City playwright draws from `Rags' for musical


May 05, 2002|By Christina Bittner | Christina Bittner,SPECIAL TO THE SUN

A NEW MUSICAL featuring the music of Scott Joplin will premiere at 8 p.m. Friday at the Chesapeake Center for Creative Arts in Brooklyn Park.

Rags to Riches, described as a "madcap musical melodrama," was written by Baltimore playwright Michael Hulett. It is a production of the Musical Artists Theater, and it is based on the 1890s play From Rags to Riches by Charles A. Taylor.

Hulett's works are well-known in theater circles. His play Alexander and his adaptation of The Wind in the Willows have won national playwriting competitions. Basin Street and an adaptation of A Christmas Carol have been off-Broadway productions in New York, and he has two other plays that have been optioned for Broadway.

Hulett often works with composers on his plays, but this is the first time he "collaborated" with a deceased one.

"The biggest drawback was [that] I couldn't ask him to change a note," Hulett said. "Fortunately, I didn't have to. The music is just as he wrote it.

"The good thing," he added, "is that we didn't have any arguments."

"I went through all of Joplin's music. Many people know Joplin's rags because they were used in The Sting, but Rags to Riches takes place when the music was written. I discovered that Joplin wrote very beautiful, accessible melodies. His syncopated rhythms fall easily onto natural speech patterns," he said in an interview recently.

The story centers on the adventures of two orphans, Flossie and Ned. Unaware that they have inherited a fortune, the two fall prey to Charlie, the play's villain.

"Basically it's a romp. The villains aren't all that evil, and the heroes have their foibles. They're real people caught in ridiculous situations. That's what makes it so funny," Hulett said.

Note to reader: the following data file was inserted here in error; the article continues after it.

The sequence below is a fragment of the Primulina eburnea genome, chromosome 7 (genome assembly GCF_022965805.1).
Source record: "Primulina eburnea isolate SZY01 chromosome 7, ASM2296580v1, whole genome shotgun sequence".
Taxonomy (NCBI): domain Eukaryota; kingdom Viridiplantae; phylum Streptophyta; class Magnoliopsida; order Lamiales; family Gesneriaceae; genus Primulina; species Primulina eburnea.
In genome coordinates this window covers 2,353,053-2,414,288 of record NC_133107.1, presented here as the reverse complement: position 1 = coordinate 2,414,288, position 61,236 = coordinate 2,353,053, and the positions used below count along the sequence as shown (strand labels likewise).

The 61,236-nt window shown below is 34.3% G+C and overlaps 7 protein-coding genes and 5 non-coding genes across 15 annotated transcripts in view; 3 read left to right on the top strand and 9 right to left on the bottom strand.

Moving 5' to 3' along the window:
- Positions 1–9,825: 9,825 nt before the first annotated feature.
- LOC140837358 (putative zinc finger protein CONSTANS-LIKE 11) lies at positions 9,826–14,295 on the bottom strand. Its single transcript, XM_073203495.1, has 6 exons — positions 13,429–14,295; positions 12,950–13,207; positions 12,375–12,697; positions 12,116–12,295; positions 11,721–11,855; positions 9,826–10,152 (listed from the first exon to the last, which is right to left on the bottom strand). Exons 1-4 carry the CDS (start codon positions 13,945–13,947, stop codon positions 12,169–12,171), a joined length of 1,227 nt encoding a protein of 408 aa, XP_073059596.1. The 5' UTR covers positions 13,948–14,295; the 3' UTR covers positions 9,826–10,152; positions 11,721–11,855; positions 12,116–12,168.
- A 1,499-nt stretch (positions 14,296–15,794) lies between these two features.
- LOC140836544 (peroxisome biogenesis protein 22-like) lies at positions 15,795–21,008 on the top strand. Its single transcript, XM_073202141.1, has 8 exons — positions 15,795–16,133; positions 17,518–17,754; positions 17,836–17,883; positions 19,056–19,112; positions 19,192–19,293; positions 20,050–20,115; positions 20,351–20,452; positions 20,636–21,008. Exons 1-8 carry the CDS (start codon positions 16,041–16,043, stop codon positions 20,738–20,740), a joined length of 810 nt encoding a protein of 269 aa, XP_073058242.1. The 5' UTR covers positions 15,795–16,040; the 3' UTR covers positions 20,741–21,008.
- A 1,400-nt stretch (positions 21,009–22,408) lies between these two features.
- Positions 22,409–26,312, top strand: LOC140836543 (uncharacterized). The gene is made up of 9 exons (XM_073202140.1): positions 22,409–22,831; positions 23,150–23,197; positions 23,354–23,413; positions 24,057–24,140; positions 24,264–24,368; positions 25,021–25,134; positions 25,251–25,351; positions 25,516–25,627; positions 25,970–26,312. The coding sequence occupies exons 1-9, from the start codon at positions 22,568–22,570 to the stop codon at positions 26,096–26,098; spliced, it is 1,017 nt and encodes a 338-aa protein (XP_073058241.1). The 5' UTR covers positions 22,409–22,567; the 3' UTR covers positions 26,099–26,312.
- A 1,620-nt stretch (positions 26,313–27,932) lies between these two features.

The Musical Artists Theater is a new theater company that is dedicated to the presentation of musical theater as an art form.

"When most people think of musicals, Oklahoma! and My Fair Lady come to mind. On Broadway they are working with million-dollar budgets, and when it involves that much money, you go with what works," Hulett said.

"But it also can be a creative process. Our goal is to develop original musicals, showcase contemporary American works and mount innovative productions of the classics. It's another media to explore a dramatic idea. Just because it is sung doesn't mean that it has to be a comedy," he added.

Performances are scheduled for 8 p.m. Fridays and Saturdays and 3 p.m. Sundays from Friday through May 26. Tickets are $15 for adults, $12.50 for children age 12 and younger, and $12 for members of the Chesapeake Center. The center is at 194 Hammonds Lane.

Information: 410-636-6597.

Variety show scheduled

The Brooklyn Heights Players ninth annual Dinner and Variety Show will be held Saturday at Brooklyn Heights United Methodist Church, 110 Townsend Ave.

A lasagna dinner will be served at 5:30 p.m., and the show will begin at 7 p.m. The show will feature music, improvisation, dance and comedy sketches.

"It's our ninth dinner and we usually have a sellout," church spokeswoman Cindy Wacker said.

Admission is $12.50 for adults and $5 for children ages 6 to 10. Children 5 and younger will be admitted free. To reserve tickets: 410-789-3688.

Lecture on nutrition

Sue James will speak at the Pumphrey Senior Nutrition Site at 10:30 a.m. Friday. James is a registered nurse and licensed dietitian with Nutrition Perspectives.

She will provide the latest information on how to maintain a healthful diabetic diet. The presentation will include a food model display, a 40-minute lecture, and samples of healthful meal plans.

Registration is required. The Pumphrey Senior Nutrition Site is in the Lloyd Keaser Community Center, 5757 Belle Grove Road.

Registration: 410-222-4434.

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